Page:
Here’s a retro recipe from our grandparent’s era – lamb’s fry and bacon with onion and gravy sauce. For those who haven’t heard of lamb’s fry before, it’s the liver.
Liver has a texture and flavour distinct to the cuts of meat many of us are used to eating, and that can make it a shock to the palate. Offal is almost as polarising as an election – you’re either for it or…yeah nah.
I grew up eating lamb’s fry and bacon. This recipe comes from my mum, who got it from her mum.
One of the biggest benefits of eating lamb’s fry and other offal compared to more standard meat cuts is the cost. The liver in this meal cost me AU$3.50. Add a little bacon and onion, stock or water, plus some veggies, and you’ve got a hearty meal for the family for well under $10.
Liver is also a highly nutrient-dense food, high in vitamin A and iron and other key nutrients [source]. While low in calories, it can be high in cholesterol, however, so if you’re sensitive to cholesterol in food, it might not be a good choice for you [source].
What’s the deal with soaking liver – water or milk?
While my mum always soaked liver in salted water, many people swear by soaking it in milk instead.
First up, the soaking helps you to remove the skin (more on that below). People also believe that milk improves the taste – the acid in the milk neutralises some of the bitter flavours, although there is some debate about that. I’ve read vinegar or lemon water can do the same.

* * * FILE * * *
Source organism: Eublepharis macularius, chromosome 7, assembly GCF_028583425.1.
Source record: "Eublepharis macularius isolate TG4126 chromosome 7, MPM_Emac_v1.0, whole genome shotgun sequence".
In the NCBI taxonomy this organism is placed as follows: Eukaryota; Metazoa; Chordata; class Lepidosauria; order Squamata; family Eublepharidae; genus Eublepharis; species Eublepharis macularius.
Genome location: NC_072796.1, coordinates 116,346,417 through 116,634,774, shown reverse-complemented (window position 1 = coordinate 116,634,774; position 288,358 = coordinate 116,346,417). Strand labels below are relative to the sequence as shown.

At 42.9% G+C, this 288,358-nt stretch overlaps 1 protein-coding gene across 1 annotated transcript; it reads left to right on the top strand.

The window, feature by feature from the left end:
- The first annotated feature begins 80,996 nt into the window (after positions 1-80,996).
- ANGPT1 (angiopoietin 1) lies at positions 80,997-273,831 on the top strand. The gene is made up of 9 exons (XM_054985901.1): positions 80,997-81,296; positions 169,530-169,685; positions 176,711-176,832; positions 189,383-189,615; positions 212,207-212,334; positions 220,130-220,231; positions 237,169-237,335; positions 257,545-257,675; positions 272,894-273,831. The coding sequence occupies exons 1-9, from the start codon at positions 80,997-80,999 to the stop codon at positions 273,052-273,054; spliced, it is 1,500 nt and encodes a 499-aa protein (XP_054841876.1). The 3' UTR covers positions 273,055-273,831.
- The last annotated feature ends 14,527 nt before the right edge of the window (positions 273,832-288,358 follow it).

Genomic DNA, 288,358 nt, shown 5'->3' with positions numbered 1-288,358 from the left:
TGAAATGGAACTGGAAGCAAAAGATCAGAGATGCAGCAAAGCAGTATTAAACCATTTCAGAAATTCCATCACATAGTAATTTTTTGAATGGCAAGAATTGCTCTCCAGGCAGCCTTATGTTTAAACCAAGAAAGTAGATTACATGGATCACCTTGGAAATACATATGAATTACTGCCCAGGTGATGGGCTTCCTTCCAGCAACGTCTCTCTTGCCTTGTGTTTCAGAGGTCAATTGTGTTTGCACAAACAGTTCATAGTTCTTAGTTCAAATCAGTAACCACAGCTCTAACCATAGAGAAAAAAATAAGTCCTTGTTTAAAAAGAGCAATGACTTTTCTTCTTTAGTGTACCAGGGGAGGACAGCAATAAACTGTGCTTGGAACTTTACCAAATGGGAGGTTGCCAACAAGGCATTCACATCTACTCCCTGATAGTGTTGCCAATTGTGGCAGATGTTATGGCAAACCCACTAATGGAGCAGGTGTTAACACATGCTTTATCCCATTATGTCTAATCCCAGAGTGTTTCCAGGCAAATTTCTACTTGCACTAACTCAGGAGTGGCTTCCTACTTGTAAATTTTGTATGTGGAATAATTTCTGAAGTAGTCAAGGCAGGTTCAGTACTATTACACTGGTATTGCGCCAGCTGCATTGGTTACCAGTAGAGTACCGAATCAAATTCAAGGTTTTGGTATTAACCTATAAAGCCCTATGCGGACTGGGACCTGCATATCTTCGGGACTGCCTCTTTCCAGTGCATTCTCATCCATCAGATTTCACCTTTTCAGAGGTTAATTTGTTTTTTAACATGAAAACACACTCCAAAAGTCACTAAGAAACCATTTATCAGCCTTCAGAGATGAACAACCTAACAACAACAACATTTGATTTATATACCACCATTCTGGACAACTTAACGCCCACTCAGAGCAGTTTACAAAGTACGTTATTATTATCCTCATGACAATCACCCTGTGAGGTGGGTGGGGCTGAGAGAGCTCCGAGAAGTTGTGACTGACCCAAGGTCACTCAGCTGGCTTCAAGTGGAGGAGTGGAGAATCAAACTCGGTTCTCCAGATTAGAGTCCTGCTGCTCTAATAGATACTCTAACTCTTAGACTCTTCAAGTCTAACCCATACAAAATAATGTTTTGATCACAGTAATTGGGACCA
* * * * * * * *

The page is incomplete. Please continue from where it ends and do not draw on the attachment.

When I researched why people soaked their liver in milk, the predominant answer was: “because my grandma did.” This isn’t to say it’s wrong, because our grandmas knew a thing or two – old wisdom that we’ve almost forgotten.
But I use salted water for the simple fact that it’s cheaper than milk.
And because my grandma did.
Try milk and see how it affects the flavour.
How do you remove the skin from lambs fry?
This step is slightly finicky.
It helps to slice a little off the end to create a pocket to slide your knife into to help lift the membrane off the liver.
Then, when you’ve lifted a little of the membrane up, peel it back slowly and it will come off in sections. Continue to lift and peel on both sides of the liver.
Tips For Slicing the Liver
Slicing the liver thinly and cooking it on high quickly will improve the texture and flavour.
There’s a bit of sinew and ‘tubes’ in the liver that need cutting out. It can be easier to slice the liver upside down to see the sinew.
That makes it sound like a lot of work, but it only takes a few minutes of hands-on peeling and slicing.
What to Serve with Lamb’s Fry and Bacon
When I was a kid, mum would serve this on toast. But if you want to round out the meal with some veg, mashed potato and peas are a traditional combo.
You could also do steamed spuds and green beans if you don’t eat potato, some roast carrot would add a nice sweetness to this dish.
- 1 Lamb's Liver (approx. 450g)
- 4 rashes of bacon, diced
- 2 onions, sliced
- 4 Tbsp. plain flour, divided in half
- salt and pepper to season
- olive oil for frying